Station Eleven by Emily St. John Mandel
In the midst of this bleak, gray winter wasteland, I decided to read…a novel set in the post-apocalypse. Am I a masochist? Possibly, but hear me out. Was this a relentlessly bleak and depressing reading experience? Actually, not at all.
Station Eleven, the debut novel by Emily St. John Mandel that was a National Book Award finalist, seemingly does the impossible: it’s a beautiful, plausibly-rendered and yes, uplifting novel about the end of life as we know it due to a flu pandemic. But this novel is also about relationships, acting and theater, celebrity and the specter of fame…you know, our everyday concerns in our mundane, pre-apocalyptic world.
In the novel’s opening scene, we meet Arthur, a famous actor currently appearing onstage in Toronto in a production of King Lear. Suddenly, Arthur collapses onstage, suffering a heart attack. An audience member hurries onstage to administer CPR, but it’s too late – Arthur has died. Coincidentally, that same night, a Russian plane carrying passengers infected with a deadly flu virus lands in North America. Soon, 99% of the theater-goers in Toronto and the rest of the world that night will have something in common with Arthur – they’ll be dead.
Station Eleven is about various people connected to Arthur in the years before and after the flu pandemic. The audience member who lept to Arthur’s rescue is Jeevan, an ex-paparazzo-turned-EMT who shares a history with Arthur. He manages to barricade himself in an apartment after being warned by a friend. Kirsten, a child actress onstage with Arthur in the King Lear production, also manages to survive. Twenty years later, Kirsten is a member of the Traveling Symphony, a nomadic theater troupe traveling landscape that has been drastically altered by the flu pandemic.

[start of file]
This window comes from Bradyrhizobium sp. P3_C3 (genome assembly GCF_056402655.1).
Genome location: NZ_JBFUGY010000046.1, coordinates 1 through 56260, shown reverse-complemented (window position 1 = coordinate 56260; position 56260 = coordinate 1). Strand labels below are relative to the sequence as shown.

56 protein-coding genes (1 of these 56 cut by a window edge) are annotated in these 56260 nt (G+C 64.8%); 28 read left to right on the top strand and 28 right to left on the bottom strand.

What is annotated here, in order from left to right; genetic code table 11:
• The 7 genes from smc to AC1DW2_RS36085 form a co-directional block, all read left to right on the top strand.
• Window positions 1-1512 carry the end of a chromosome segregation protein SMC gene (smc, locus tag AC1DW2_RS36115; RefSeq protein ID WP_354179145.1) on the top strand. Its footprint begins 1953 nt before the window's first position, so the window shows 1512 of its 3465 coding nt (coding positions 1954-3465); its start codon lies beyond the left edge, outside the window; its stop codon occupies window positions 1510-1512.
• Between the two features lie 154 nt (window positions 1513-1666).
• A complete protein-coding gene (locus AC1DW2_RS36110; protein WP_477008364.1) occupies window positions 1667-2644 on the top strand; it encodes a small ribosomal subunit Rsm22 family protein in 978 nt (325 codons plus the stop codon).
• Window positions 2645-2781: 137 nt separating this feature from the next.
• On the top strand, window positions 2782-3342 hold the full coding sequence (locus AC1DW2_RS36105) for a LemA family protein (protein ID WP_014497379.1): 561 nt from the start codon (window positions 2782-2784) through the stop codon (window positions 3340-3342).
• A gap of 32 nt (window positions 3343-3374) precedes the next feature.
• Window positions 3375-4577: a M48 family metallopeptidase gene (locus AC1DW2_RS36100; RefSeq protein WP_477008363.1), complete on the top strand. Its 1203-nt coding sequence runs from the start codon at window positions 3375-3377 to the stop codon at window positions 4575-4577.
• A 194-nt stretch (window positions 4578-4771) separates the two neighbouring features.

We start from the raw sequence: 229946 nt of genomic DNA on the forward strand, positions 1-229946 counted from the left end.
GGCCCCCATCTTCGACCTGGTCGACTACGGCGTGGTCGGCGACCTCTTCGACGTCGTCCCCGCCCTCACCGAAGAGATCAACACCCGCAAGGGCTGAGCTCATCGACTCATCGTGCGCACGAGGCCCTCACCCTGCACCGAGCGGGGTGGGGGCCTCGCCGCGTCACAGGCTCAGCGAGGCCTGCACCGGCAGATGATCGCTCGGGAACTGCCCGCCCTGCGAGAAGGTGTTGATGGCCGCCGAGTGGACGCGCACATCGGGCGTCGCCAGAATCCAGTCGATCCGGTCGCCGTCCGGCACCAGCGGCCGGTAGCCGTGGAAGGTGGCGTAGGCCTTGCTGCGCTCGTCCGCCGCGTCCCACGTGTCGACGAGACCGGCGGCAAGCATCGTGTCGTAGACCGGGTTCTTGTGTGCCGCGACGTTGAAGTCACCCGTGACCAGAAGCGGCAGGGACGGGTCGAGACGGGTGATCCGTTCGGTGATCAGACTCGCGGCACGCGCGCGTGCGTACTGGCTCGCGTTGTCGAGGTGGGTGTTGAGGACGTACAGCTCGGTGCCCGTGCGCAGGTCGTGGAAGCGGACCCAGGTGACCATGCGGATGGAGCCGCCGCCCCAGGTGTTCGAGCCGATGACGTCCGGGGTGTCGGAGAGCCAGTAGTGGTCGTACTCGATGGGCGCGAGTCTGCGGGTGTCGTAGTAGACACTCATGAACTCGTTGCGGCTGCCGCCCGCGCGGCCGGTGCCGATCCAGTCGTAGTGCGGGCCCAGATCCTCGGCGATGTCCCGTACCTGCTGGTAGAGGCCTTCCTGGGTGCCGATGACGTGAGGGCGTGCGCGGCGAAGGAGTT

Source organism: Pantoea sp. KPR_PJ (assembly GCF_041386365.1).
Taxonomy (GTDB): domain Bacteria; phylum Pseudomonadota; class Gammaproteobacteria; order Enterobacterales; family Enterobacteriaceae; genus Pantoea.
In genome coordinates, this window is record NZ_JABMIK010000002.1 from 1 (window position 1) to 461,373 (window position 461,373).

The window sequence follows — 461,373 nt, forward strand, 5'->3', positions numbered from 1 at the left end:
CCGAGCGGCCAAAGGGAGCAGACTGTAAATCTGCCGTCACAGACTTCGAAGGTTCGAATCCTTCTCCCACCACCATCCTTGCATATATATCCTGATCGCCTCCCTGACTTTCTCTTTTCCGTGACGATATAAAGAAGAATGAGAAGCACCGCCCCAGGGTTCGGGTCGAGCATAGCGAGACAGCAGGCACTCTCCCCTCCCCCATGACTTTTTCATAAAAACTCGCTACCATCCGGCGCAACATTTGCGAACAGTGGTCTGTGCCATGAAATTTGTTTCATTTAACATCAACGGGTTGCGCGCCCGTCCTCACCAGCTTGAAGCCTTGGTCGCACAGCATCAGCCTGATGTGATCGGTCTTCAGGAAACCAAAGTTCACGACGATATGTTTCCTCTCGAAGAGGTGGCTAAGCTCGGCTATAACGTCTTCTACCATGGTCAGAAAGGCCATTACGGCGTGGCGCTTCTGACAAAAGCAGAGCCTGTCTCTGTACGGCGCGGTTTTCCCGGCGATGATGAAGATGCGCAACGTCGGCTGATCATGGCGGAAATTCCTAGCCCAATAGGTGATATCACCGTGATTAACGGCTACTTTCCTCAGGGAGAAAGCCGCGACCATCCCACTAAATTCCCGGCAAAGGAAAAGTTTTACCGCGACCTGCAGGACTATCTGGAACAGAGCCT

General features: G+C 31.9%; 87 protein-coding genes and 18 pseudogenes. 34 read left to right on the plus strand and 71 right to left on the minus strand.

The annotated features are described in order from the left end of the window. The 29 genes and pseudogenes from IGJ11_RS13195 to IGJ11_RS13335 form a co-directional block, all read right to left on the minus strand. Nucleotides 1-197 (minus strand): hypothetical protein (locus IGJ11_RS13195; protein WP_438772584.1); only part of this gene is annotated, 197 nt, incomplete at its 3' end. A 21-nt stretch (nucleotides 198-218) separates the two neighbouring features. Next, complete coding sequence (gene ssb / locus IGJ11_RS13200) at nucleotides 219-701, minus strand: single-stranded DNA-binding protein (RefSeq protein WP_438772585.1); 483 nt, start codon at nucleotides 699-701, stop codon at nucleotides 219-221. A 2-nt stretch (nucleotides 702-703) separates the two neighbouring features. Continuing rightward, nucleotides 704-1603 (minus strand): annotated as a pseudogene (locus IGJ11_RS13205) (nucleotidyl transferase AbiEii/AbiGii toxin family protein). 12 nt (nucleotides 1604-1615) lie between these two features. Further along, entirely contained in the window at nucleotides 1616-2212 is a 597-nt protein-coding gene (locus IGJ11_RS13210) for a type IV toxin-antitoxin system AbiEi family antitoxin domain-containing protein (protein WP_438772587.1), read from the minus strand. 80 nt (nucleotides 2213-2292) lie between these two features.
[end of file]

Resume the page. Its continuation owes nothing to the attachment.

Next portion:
The novel jumps back and forth in time, and I appreciated this framing device. Large portions of the book focus on Arthur’s life, his prior marriages, how he became interested in acting. Woven in with those portions is the story of Kirsten’s life with the Traveling Symphony, and the challenges presented to them. It was almost like reading two different books, except that Mandel kept enough threads running between the two different worlds that it worked beautifully. And, I found it realistic – after all, if a flu were to befall us next month, that does not mean celebrity gossip, social media, and all the petty things that sustain us day-to-day never existed. Mandel does an excellent job bridging those two worlds.
One of the things that I found most refreshing about Station Eleven is its lack of judgement regarding the flu pandemic and the collapse of society. Mandel does not spend her time dwelling on what society may have done to cause the pandemic, how it may have been prevented, etc. The flu–and subsequent wipeout of 99% of humanity world-wide–simply happens, and the lives of a few people are examined decades after, and decades before, this event.
Fans of dystopian, post-apocalyptic and futuristic fiction will undoubtedly enjoy Mandel’s debut, but even if this type of fiction is not your usual thing, check this one out. Mandel has created a world that is at once chilling, hopeful, and above all, recognizable.